A few weeks ago, I discovered that my RF Modulator had given up the ghost. That’s the little box that connects both a DVD player and the antenna to a TV. Seems that the little power indicator LED doesn’t come on anymore. That should give you some idea of how little TV I watch that I have no clue how long it’s been out. At work the next day, I went online to get some prices on a replacement.
Even though that was just a few minutes of searching, and it was several weeks ago, I am still seeing banner ads offering me deals on RF Modulators.
Last year, you may recall, there was a great deal of hubbub about how the NSA was spying on people by collecting phone and e-mail records. There were many cries for reform, at least until the next crisis came along (I forget which one it was). Now admittedly, it’s kind of creepy to know that the Federal Government is collecting and storing immense amount of data about our communications. But there is some official oversight (even if it’s not that effective), and we can understand – even if we don’t agree with – the need for that “spying”.
What about private businesses? How are they collecting our personal information, and what information are they collecting? We have no idea. They are responsible only to their shareholders. “Don’t Be Evil” may be a nice corporate motto, but can we really trust them?
I don’t mind letting a supermarket track my purchases through my discount card. I agreed to that arrangement, since I get a good deal out of it, and I knew what was going on right up front. But what about the tracking that we *don’t* know, and cannot therefore agree to?
There are applications that will show you who is looking over your shoulder when you go surfing the Internet, but most people don’t know they are available. Or how to opt out of such tracking. Nor do people realize that their very location can be tracked if they have a GPS receiver in the smartphone that they are carrying. And don’t forget that drones are becoming cheaper and therefore more prevalent… Even more creepy, retailers are using facial recognition software in their security cameras. Not to identify criminals as they enter the premises, but to do a quick Internet search to find an ID for the face and then call or text the person’s phone to give them a personalized special offer. I’m not much of a Luddite, but that intrusiveness is something that goes over the line.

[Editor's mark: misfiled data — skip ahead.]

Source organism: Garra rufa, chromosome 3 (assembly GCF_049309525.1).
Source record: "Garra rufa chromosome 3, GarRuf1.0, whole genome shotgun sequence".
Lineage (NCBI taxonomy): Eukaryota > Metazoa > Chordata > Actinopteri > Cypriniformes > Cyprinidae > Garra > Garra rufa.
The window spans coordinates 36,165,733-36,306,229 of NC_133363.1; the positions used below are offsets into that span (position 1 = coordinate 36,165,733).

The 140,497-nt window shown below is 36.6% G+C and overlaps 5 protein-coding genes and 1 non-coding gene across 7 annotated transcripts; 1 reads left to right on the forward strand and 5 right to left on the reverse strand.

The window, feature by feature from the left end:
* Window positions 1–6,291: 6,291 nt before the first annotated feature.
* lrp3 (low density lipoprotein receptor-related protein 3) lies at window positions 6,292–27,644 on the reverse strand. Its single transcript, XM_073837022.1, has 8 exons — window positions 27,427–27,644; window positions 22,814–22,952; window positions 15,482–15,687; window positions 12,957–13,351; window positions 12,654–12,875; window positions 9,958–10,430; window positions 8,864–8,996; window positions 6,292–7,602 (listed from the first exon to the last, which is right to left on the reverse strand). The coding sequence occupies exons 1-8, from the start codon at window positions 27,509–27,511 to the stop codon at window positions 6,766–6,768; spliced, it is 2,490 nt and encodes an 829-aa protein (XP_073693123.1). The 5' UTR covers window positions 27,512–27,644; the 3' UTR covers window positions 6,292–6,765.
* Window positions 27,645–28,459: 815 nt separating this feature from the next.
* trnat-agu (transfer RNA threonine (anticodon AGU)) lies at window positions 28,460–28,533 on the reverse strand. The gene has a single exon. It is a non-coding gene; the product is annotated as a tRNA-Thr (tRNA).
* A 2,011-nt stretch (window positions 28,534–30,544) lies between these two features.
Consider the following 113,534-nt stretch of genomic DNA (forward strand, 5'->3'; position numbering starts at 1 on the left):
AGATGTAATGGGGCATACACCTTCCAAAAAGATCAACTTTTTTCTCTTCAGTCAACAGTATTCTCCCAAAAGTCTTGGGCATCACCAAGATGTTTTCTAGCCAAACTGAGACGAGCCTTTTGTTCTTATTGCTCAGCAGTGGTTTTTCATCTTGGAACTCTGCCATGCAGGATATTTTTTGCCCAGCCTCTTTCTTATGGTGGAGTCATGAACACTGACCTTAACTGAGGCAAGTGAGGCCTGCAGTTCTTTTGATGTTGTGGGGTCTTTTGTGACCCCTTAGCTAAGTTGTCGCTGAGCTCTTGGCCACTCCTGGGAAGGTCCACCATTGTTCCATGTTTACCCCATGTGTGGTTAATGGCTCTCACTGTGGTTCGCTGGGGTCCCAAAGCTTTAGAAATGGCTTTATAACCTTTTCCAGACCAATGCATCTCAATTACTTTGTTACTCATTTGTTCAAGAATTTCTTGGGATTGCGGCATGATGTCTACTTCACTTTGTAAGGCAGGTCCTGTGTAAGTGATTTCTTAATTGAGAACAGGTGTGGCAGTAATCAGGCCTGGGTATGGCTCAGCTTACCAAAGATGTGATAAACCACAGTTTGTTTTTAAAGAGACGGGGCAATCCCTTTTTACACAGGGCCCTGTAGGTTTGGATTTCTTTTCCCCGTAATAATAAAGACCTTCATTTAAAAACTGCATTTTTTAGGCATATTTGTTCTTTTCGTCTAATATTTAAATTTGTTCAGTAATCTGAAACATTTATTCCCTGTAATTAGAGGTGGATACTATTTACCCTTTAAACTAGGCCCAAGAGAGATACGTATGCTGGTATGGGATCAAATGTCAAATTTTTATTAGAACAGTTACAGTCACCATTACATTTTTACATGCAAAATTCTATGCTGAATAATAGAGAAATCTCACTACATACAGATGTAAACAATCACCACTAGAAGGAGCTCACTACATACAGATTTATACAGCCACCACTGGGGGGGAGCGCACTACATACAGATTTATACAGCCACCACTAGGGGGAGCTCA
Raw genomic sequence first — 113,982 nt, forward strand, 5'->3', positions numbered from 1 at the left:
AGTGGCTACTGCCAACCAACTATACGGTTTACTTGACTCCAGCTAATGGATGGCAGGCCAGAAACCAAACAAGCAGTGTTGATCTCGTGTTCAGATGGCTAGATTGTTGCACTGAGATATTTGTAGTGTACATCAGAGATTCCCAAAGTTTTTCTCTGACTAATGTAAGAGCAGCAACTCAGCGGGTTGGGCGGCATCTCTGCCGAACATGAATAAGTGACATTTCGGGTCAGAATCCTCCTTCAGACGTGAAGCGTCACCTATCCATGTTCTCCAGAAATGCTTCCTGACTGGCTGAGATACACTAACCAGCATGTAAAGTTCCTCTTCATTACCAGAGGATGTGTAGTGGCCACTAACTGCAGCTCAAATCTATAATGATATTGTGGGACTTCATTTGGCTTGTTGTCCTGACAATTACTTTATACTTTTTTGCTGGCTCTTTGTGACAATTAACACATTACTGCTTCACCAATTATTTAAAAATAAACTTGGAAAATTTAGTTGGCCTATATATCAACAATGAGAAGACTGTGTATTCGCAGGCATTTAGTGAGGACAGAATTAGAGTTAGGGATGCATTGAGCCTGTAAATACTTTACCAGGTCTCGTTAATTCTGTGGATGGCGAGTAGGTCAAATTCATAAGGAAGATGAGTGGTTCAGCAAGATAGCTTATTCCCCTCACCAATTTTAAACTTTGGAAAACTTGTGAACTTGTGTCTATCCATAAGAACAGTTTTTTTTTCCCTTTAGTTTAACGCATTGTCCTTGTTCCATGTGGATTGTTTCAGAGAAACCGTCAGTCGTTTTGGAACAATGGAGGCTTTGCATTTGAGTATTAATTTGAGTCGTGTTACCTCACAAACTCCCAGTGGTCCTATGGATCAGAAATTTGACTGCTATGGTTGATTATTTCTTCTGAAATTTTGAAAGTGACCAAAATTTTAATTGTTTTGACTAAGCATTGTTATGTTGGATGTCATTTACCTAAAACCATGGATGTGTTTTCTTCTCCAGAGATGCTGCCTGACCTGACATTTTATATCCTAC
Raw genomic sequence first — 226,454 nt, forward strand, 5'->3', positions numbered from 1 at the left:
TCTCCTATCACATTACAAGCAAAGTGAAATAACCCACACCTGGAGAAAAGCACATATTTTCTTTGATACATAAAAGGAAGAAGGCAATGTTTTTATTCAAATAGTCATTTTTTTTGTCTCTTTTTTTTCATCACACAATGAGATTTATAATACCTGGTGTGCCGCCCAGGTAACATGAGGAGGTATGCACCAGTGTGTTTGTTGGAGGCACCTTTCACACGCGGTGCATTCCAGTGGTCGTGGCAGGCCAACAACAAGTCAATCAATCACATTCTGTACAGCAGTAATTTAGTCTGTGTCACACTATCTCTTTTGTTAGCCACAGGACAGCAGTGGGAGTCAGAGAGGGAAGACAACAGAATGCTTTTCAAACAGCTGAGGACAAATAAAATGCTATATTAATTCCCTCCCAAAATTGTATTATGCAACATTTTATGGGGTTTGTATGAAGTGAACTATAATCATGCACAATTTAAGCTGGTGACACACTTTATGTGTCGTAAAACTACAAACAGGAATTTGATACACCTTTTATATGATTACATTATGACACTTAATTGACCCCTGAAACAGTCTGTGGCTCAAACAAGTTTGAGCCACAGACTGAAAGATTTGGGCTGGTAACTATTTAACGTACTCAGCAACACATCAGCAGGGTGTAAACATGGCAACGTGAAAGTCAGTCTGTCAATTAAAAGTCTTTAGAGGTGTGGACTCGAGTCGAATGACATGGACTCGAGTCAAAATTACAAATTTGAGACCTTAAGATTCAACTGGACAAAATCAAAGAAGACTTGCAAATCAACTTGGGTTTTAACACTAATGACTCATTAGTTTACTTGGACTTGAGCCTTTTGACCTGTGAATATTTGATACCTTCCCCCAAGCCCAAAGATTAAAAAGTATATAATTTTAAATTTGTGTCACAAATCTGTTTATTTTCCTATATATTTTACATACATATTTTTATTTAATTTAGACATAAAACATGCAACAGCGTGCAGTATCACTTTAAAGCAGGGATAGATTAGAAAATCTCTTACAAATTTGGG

A few days ago, I was reading a blog when I spotted, over on the side where one would expect a banner ad to be, the cover image of a new book that I had just taken out from the library the night before. Turned out it wasn’t an ad, but rather a “What I’m reading now” thing. But for a minute there, I panicked. How the hell did some random website that I’d never visited before know what I was taking out from my local library? Given the rate at which we are surrendering our privacy, I would not be surprised if such things were soon possible.
If you voluntarily send personal information out there, via Facebook or FourSquare or the like, you have pretty much given up a reasonable expectation of privacy. (The Government thanks you, by the way. It’s become delightfully easy to nab petty criminals when they brag about their accomplishments online.) But if you don’t want to be bothered by strangers, if you prefer to keep your comings and goings out of the eyes of the corporate world, you shouldn’t have to ask them to leave you alone. That should be the default setting.